In relation to my post yesterday on the miserable record of British colonialism in Ireland, which continues to echo in the settler politics of some unionist representatives in the north-east of the country, I received several angry emails from people contesting my opinions. While some interesting points were made, which I hope to add here at a later date, there was also some unionist versions of “White Lives Matter (Too!)“. To explain; when young civil rights campaigners from the African-American communities began to draw attention to the casual killing of (primarily) black men and youths by the supposed forces of law and order in the United States under the “Black Lives Matter” banner, some conservative groups and commentators responded with a risible “White Lives Matter Too“, as if such lives were in any comparable danger. The likes of Fox News, the Drudge Report and the Breitbart News Network did much to popularise and legitimise this counter-movement of, essentially, “white nationalists“. The sight of wealthy middle-aged press columnists of European extraction “Whitesplaining” Black American history and society to Black Americans was one of the more bizarre aspects of this phenomenon.
However, some British readers who have stumbled across my recent article for An Sionnach Fionn have gone down that same route, “Britsplaining” Irish history and society to an Irish person through a prism of post-imperial prejudice. This has included much “Whataboutery” or convoluted versions of “Unionist Lives Matter Too“, as if anyone would suggest otherwise. To argue that “Northern Ireland” is a colonial parastate, a remnant of the British colony on this island nation whittled down to its smallest defensible position, is to point out a historical fact. It does not negate the identity or place of the unionist minority in this country, or the necessity for compromise and magnanimity on the issue of reunification. No one wishes to strip away the British-Irish, Scots-Irish, Anglo-Irish or whatever-Irish identity of unionists following the end of the UK’s administration of the north-east. On the contrary, many of us would wish to see it recognised and celebrated. A nation is strengthened by integrating diversity, not weakened by it.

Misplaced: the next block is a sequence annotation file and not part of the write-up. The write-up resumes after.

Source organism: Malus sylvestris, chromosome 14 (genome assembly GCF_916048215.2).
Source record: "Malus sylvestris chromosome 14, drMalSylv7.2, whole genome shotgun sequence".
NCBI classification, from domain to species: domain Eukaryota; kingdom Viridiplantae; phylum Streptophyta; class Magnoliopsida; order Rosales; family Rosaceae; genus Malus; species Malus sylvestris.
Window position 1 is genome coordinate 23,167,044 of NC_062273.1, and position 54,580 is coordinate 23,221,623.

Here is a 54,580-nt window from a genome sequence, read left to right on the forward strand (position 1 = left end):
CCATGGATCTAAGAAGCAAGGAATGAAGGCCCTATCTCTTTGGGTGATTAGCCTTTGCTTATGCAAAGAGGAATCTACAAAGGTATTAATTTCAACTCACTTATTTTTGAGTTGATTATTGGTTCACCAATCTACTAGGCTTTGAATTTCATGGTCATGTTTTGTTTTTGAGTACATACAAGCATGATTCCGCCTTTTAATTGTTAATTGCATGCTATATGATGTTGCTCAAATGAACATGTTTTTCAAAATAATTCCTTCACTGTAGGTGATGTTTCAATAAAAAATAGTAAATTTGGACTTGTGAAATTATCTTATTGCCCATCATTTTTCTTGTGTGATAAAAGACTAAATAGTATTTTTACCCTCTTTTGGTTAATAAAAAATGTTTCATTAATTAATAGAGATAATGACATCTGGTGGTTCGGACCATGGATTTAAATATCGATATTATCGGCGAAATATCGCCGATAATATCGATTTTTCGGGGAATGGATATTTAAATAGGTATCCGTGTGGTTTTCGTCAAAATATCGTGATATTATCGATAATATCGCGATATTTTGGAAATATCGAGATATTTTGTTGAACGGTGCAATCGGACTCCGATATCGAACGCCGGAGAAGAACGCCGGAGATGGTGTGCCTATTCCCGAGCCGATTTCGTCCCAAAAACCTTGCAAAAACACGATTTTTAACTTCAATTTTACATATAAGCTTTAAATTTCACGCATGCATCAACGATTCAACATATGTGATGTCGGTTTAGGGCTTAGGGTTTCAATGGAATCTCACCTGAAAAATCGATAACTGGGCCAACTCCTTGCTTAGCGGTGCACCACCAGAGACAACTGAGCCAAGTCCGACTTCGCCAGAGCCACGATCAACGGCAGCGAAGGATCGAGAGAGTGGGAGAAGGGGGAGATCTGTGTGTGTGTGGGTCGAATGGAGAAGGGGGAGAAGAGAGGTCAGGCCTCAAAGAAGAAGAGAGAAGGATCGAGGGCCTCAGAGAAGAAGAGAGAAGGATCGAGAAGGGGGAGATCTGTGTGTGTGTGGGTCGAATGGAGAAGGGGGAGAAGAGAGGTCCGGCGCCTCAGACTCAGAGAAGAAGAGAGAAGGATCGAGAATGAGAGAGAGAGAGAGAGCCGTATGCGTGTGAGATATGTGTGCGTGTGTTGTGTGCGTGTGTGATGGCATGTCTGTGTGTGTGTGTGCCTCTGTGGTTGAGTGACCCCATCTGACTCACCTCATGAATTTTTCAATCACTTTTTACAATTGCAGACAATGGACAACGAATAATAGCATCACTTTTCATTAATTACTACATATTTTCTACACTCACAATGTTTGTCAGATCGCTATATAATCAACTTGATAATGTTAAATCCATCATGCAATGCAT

Unfortunately, the prejudices of colonialism, the prejudices which form the ideological roots of unionism in Ireland, continue to be at its political centre and not at its political fringe. From the local Newry Times:
“Sinn Féin Assembly candidate for South Down, Michael Gray Sloan, has condemned the deliberate targeting and criminal damage against Irish language signs erected by Newry, Mourne and Down District Council.
“This criminal damage constitutes an attack on both communities. The Irish language belongs to everyone and every community.””
When the elected representatives of the main parties of unionism, the DUP, UUP, TUV and even the Alliance Party, criticise and condemn Irish-speakers, their schools and societies, this is the result. Try Britsplaining that!